That's an interesting approach! I wonder if it'll work and give less noise than ISO800? I might give that a try tonight.

Ref. your comment on the availability of DR200 / 400, from what I've observed you can't run at say DR400 if you've fixed the ISO level below this. Which when you think of it makes sense...because DR400 needs at least ISO400 or Auto to work (and DR200 needs at least ISO200).

There's a lot to learn isn't there! I'm about a week ahead of you in owning an X20 and still there's a bunch of stuff I haven'y tried yet.

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David Rosser
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Re: The Advantages of DR400 vs DR200 vs DR100 - High Contrast Scene
In reply to Elyharbour, 10 months ago

Elyharbour wrote:

David Rosser wrote:

One further point analysing the data in RawDigger indicates that there is not much point in going faster than ISO 200 when shooting RAW only. If you need ISO 800 shoot at ISO200 and dial in -2EV exposure compensation followed by processing in Light room and boosting the exposure there by 2EV should give same or better result. That's the theory anyway - I have not checked it yet so I may be wrong.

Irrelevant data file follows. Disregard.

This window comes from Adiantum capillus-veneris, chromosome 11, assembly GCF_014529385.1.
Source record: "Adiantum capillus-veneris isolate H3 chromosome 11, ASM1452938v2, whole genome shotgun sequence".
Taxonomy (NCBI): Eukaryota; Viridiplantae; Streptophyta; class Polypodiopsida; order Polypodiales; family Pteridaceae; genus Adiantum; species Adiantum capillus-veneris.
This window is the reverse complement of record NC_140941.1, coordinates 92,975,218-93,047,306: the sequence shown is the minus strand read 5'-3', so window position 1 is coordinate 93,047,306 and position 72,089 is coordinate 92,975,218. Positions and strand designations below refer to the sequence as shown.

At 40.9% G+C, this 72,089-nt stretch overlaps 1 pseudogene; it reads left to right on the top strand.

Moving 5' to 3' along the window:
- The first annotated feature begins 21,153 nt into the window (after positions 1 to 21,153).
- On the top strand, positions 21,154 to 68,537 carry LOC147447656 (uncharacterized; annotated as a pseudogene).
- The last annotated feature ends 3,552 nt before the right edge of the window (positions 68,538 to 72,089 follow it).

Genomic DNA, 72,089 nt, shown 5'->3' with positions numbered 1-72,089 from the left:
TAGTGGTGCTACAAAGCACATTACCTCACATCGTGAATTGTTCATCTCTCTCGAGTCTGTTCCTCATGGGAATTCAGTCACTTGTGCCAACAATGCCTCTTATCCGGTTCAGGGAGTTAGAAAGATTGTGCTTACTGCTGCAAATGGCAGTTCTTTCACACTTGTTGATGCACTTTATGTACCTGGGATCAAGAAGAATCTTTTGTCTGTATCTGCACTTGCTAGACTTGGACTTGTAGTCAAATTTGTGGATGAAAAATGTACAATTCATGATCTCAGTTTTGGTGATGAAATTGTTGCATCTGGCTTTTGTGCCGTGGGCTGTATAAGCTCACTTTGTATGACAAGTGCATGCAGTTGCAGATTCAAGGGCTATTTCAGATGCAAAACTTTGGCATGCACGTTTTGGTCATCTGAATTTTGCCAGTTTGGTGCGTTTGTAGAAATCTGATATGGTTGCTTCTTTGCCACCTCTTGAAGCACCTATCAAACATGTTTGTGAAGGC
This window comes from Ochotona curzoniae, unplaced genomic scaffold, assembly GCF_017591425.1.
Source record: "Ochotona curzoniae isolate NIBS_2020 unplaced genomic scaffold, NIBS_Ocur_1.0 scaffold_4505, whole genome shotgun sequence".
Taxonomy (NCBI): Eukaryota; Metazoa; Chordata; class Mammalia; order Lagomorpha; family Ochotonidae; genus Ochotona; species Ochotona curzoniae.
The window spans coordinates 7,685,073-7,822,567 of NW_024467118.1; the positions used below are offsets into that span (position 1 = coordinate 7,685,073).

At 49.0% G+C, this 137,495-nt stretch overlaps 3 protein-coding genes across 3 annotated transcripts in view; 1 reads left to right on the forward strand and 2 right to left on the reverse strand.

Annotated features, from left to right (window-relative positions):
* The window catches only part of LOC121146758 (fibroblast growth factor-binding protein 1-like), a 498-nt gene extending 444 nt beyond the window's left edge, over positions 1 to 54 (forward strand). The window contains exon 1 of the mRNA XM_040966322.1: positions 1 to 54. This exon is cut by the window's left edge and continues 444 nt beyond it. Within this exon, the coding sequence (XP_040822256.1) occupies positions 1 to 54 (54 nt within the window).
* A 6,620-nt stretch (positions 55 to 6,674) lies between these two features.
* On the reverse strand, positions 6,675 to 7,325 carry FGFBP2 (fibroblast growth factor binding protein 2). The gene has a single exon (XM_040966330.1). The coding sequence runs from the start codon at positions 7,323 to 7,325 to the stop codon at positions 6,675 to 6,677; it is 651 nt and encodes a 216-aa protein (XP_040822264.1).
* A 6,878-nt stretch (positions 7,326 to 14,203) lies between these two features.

That's an interesting approach! I wonder if it'll work and give less noise than ISO800? I might give that a try tonight.

I just did and I can't see any significant difference between the 2 methods which is as you would expect really.

Ref. your comment on the availability of DR200 / 400, from what I've observed you can't run at say DR400 if you've fixed the ISO level below this. Which when you think of it makes sense...because DR400 needs at least ISO400 or Auto to work (and DR200 needs at least ISO200).

Duhhh Of course you are right. I am not thinking straight and as has been pointed out that is explained in the literature about the X20.

There's a lot to learn isn't there! I'm about a week ahead of you in owning an X20 and still there's a bunch of stuff I haven'y tried yet.

There is a lot top learn and I will be taking it as my main camera to Greece in a few weeks time (I don't want to lug my DSLR kit around on an archeological study holiday) so I've got to crack on.

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Re: The Advantages of DR400 vs DR200 vs DR100 - High Contrast Scene
In reply to Trevor G, 10 months ago

Trevor G wrote:

Here are some comparison images showing the advantages of using DR400 at any time, or most of the time.

Fuji call this highlight headroom extension technique (among other things) EXR processing, which is not to be confused with EXR sensors in the smaller Fuji cams. It exists in the X10 and the X20, F series EXR cameras and so on. It is also used in the large, APS-C sensor X-Series cameras